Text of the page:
Related collections and offers
About the Author
Read an Excerpt
Let’s go back to the beginning: Report Card Day.
You probably already know that books and me don’t get along.
And I’m not exactly what you’d call the most studious kid in the world.
In elementary school, that didn’t really matter. I’d make my teachers laugh, and I’d participate in class, and I’d do just enough to get pretty good grades.
But everything changed in middle school. All of a sudden, the teachers expected me to actually read all the books and to pay close attention in class.
School turned out to be a lot more like school than it used to be.
Which is how Report Card Days became my least favorite days of the year.
“So what’s the plan?” said my buddy, the ridiculously brilliant and unnecessarily hard-working Jake Katz. We were sitting at lunch. He asked me that every Report Card Day, as if I had some grand scheme to leave school in the middle of the day, go to my parents’ computer, print out my report card (then delete the e-mail), find the nearest report-card-forgery expert and have him change all my C pluses to A minuses.
“I don’t have a plan,” I answered. Jake looked disappointed. I was pretty famous for my plans.
“My grades are definitely up this quarter,” chimed in Timmy McGibney, my oldest and most annoying friend.
“That’s super,” I said, “but I don’t want to talk about report cards right now.”
I felt nervous, and I wasn’t used to feeling nervous. I could usually get myself out of pretty much any bad situation, but going home to a lousy report card was kind of like going to a scary movie with your friends even though you hate scary movies. There was no way out.
I took a big swig of chocolate milk and immediately felt better. Chocolate milk is like that.
“Let’s talk about something happy,” I suggested, “like the fact that this is the last quarter of the year. Summer is right around the corner.” Summer was my favorite time of year, by far. No school. No books. No report cards. There was absolutely nothing wrong with summer.
Then Hannah Spivero came up to our table and put her arm around Jake Katz, and I immediately felt worse again. Hannah Spivero is like that.
(Hannah, for those of you who have been living under a rock, happens to be the girl of my dreams. Only now, those dreams are nightmares, ever since she shocked the entire nation by deciding to like Jake Katz.)
Right behind Hannah was Eliza Collins and her adoring gang of followers, who I like to call the Elizettes. Eliza is the prettiest girl in school and has had a crush on me since third grade. The combination of those two things didn’t make sense to anyone, especially me.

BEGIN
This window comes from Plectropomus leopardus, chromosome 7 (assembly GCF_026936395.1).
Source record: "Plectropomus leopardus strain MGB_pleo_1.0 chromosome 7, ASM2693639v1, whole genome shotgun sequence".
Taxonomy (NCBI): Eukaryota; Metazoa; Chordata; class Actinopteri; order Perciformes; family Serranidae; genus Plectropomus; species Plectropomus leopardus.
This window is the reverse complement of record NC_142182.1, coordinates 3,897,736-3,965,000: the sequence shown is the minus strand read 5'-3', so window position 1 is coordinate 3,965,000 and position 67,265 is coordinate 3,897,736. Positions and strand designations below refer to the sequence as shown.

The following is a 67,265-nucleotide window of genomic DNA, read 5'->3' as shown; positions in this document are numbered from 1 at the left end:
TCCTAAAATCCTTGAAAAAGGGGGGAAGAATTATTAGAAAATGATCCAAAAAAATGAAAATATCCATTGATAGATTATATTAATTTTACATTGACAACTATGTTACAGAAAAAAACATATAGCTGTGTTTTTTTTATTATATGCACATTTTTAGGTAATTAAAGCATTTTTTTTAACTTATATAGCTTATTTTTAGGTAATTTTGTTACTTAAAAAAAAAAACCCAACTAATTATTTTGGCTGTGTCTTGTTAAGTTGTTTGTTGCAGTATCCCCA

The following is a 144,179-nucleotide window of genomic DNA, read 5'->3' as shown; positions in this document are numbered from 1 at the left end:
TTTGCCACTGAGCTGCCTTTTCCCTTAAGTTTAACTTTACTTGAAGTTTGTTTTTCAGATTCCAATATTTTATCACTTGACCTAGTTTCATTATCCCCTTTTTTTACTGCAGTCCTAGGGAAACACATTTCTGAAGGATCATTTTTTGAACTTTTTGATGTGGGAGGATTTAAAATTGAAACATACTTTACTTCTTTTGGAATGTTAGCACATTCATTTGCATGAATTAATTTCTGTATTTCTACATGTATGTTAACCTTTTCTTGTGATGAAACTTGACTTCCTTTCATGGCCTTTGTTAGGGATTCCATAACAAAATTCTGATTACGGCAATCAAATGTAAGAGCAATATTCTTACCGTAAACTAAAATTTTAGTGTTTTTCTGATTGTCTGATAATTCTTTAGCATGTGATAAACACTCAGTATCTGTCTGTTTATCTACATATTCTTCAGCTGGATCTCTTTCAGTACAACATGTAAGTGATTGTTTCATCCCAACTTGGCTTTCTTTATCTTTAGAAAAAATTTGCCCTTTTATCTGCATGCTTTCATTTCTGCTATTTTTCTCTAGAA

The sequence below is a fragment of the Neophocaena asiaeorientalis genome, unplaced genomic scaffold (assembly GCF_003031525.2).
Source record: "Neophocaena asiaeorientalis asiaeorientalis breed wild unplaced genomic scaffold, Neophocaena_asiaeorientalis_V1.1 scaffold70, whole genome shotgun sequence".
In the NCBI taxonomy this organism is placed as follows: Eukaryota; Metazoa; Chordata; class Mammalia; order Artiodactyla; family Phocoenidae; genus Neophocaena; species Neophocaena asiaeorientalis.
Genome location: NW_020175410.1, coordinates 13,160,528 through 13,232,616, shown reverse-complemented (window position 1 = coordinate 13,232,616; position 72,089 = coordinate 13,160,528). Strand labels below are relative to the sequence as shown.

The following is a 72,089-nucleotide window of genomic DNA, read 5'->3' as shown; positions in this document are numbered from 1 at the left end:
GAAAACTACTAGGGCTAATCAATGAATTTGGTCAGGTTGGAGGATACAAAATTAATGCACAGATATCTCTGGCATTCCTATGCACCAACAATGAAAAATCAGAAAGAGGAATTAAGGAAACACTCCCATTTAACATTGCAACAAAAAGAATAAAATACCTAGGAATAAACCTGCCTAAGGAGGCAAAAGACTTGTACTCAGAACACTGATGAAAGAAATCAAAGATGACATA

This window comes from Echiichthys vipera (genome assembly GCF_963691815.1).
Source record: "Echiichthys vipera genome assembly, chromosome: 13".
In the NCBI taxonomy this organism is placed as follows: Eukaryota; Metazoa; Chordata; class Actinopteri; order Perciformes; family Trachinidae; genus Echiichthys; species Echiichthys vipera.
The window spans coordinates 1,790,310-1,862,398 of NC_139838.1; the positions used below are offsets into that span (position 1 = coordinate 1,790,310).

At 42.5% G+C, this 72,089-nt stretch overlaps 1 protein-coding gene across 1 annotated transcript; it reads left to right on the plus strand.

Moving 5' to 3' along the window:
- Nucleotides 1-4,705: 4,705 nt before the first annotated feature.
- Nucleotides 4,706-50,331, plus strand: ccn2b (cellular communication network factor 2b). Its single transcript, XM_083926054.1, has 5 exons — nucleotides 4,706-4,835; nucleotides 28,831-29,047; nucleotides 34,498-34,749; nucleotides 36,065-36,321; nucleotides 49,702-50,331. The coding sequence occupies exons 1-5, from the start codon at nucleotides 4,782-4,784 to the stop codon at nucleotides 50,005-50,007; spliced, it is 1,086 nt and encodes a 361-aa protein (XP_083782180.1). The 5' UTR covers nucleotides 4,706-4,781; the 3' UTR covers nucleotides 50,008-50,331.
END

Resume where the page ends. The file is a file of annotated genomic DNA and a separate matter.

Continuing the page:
“Did I just hear someone mention summer?” Eliza asked. “What perfect timing! The girls and I have decided to form a Summer Planning Committee.” Then she looked right at me. “It’s coming up fast, and we need to make sure we have the best summer ever!”
Eliza was used to people cheering in her presence, so she ignored it.
“The first meeting of the committee is this Saturday at my house, and you’re all invited,” she added.
Hannah looked at Jake. “We have plans to go to the mall this Saturday.”
I’ll go to the mall with you, I thought.
“Maybe we can go to the mall on Sunday,” Jake said. “The Summer Planning Committee sounds fun.”
I couldn’t believe my ears. Passing up alone time with Hannah Spivero went against everything I stood for as a person. “Okay, sure,” Hannah said, but I could tell she was a little disappointed.
“What’s wrong, Charlie Joe?” Eliza asked cheerfully. Since she liked me and I didn’t like her back, seeing me unhappy always made her happy.
“Charlie Joe is feeling nervous about his report card,” Timmy announced. He was another kid who enjoyed my misery.
“I am not.”
Hannah put her hand on my shoulder, probably figuring she could help me forget my troubles and make me feel all warm inside from just the tiniest bit of physical contact. (She was right, but that’s beside the point.)
“Oh, Charlie Joe, I’m not worried. You’ll probably figure out a way to convince everyone that C’s are the new A’s. I’m sure your parents will be taking you to Disneyland by the time you get through with them.”
Everyone laughed—it was a perfectly okay joke—but for some reason Timmy decided it was unbelievably hilarious, and instead of laughing he snorted apple juice through his nose and all over my fish sticks.
Great. Not only was I going to be nervous the rest of the day, I’d be starving, as well.
Timmy looked at the soggy fish sticks.
“Are you going to eat those?” he asked.
He’d eaten three of them before I could answer.
Charlie Joe’s Tip #2
YOU CAN’T GO THROUGH LIFE THINKING YOU’LL GET EXTRA CREDIT JUST FOR DOING NORMAL STUFF.
There’s extra credit … and then there’s just regular credit. Getting regular credit for something just means you’ve avoided getting in trouble. If you want to actually get rewarded, you have to do more than what’s expected. That’s where the extra part of extra credit comes from.
Here are some things that I used to think would give me extra credit but didn’t:
1. Wearing matching socks
2. Turning in homework
3. Not swearing
4. Brushing my teeth
5. Eating salad
Text copyright © 2012 by Tommy Greenwald
Illustrations copyright © 2012 Roaring Brook Press
What People are Saying About This
“No middle schooler wants to face a month at summer enrichment camp, but many will enjoy watching Charlie Joe work harder than he has ever worked before to avoid it…even if he fails.”Kirkus
“Sure to appeal to reluctant readers who will identify with Charlie Joe’s knack for avoiding reading and schoolwork, this title would also make a fabulous read-aloud. Luckily for fans of Charlie Joe, another installment in this unlikely hero’s life is forthcoming.” – School Library Journal